We planted a lipstick maple tree about 3 years ago and it has hardly grown at all.
It's currently about 3.5-3m tall and has probably grown half a metre since we planted it.
I'm just wondering if there is a way to promote growth in the tree or if there are common mistakes that we may be doing.
Hi Nicole, I'm not familiar with this tree, but if it truly is a maple, from the Acer genus, these are moisture loving trees in general, so they need a good soil and ample watering, especially when actively growing.
They also prefer a little dappled shade, especially when young.
Now for the tough questions, and no-one wants to answer these: when you planted it, what was the soil type?
If it's sandy and very alkaline, this is a problem because these trees prefer a more organic and slightly more acid soil - think forest floor - rich and with deep organic mulch from years of fall leaves and twigs.
You can try mulching with chopped leaves or bark to try and give it more suitable conditions.
The next awful question is; when you planted it, was it in a pot or container, and did you spread out the roots in the planting hole?
If you just took it out of the pot and stuck it in the hole and backfilled it, the roots continue to wind around and around in the shape of the pot, eventually strangling themselves.
A tree that you buy on sale could potentially have this issue.
Root bound trees live for a few years, but eventually they can't survive. I suggest that you dig the tree up in the spring, before it breaks dormancy and investigate if this is the case.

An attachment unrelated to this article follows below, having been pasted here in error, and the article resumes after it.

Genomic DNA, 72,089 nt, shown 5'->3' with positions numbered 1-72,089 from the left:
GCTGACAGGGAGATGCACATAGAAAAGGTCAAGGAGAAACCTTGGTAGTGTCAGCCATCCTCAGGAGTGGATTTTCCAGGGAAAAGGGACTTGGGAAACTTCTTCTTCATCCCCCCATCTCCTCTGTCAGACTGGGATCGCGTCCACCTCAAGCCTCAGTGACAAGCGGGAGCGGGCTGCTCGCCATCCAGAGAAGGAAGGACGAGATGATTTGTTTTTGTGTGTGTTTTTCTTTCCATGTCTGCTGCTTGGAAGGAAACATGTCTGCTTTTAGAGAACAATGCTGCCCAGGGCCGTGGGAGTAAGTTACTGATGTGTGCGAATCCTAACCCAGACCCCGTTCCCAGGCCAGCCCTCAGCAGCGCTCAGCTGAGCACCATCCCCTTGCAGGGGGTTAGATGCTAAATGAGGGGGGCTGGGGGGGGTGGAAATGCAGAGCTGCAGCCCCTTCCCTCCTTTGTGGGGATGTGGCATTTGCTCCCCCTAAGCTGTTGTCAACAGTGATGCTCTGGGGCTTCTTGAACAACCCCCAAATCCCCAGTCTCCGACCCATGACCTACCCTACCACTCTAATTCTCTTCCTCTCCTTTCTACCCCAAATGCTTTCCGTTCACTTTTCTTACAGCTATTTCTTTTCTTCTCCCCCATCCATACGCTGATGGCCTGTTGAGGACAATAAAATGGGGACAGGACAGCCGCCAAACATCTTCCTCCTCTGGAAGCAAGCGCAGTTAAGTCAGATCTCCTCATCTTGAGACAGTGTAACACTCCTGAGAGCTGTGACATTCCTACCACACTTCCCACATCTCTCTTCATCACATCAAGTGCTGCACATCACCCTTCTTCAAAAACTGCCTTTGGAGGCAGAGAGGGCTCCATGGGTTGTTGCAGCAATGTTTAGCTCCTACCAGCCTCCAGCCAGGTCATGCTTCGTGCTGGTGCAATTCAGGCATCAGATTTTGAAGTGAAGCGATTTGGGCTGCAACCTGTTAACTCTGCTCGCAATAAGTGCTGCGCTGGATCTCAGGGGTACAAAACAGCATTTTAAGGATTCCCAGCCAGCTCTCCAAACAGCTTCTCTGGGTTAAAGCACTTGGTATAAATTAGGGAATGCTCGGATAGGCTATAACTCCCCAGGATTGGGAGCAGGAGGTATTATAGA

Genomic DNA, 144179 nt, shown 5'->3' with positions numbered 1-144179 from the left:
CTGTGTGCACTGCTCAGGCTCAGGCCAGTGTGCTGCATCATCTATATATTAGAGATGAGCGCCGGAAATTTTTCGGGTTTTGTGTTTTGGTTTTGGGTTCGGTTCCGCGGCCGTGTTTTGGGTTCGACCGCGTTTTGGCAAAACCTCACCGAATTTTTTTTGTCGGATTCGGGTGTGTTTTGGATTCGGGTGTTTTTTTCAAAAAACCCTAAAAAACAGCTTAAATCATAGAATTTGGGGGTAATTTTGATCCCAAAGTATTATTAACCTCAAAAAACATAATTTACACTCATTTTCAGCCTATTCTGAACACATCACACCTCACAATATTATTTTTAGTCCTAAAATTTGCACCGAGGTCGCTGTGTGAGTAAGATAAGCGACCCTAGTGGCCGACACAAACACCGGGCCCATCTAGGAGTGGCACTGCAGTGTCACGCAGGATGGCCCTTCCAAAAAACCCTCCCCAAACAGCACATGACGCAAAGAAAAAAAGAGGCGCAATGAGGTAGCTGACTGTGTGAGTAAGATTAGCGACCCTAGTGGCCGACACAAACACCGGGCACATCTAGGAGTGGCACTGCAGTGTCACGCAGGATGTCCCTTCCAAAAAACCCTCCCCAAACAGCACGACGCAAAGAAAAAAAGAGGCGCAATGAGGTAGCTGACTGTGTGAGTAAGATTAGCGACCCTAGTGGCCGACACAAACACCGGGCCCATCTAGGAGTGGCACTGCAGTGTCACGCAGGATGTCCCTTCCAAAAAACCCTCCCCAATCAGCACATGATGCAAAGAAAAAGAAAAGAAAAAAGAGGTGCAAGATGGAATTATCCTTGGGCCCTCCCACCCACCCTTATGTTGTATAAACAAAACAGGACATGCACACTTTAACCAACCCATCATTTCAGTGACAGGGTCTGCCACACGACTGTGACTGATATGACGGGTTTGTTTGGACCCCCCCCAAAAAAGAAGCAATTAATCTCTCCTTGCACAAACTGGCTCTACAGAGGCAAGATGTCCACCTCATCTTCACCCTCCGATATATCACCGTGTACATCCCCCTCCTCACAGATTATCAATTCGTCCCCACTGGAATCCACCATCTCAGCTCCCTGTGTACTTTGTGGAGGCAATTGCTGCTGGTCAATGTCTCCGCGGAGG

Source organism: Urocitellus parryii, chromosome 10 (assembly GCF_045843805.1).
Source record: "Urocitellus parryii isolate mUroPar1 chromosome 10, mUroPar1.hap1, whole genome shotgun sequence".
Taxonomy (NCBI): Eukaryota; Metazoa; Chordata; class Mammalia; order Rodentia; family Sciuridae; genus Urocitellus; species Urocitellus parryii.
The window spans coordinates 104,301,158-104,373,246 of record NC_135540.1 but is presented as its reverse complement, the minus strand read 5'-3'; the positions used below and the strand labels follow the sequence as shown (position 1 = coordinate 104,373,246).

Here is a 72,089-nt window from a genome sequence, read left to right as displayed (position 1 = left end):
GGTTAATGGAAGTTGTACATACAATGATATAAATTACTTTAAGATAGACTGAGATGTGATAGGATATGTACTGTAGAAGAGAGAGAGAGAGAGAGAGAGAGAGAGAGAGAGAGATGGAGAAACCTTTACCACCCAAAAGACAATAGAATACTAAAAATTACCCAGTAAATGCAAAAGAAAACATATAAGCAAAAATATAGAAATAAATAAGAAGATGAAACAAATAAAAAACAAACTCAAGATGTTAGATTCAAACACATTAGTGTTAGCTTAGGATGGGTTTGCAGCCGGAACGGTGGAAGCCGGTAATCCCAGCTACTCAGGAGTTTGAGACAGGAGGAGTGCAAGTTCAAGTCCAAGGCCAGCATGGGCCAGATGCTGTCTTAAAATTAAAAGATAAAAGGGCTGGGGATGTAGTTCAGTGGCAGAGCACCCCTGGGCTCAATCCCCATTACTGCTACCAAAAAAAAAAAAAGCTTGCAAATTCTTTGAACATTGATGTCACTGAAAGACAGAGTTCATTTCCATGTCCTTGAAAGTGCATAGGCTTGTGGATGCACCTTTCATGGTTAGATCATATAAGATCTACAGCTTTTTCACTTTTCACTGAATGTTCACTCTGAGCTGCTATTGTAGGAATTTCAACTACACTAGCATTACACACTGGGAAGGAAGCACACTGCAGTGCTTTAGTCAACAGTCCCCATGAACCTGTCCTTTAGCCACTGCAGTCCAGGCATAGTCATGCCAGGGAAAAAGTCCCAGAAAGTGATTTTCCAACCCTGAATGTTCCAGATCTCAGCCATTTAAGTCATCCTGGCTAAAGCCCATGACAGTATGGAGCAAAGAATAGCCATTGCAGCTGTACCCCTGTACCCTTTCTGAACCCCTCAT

If it is, and it will be obvious that there is no root growth outside the root ball, you will have to cut off some of the strangling ones and try to pull others apart.
Cut off the biggest roots, leave the smaller ones (with feeder roots on the ends of them) to take over the work. If you're not confident about your ability to do this, you may want to have an arborist or horticulturist assist.
This would be the last ditch effort to save the tree. You say that it did grow last year, so that's a good sign.
If you don't want to dig the tree up, sometimes you can cut off some of the existing roots close to the root ball with a sharp spade, which will encourage others to grow.
Again, this might be something that a horticulturist can help with.
Hope this helps get your tree back on track.
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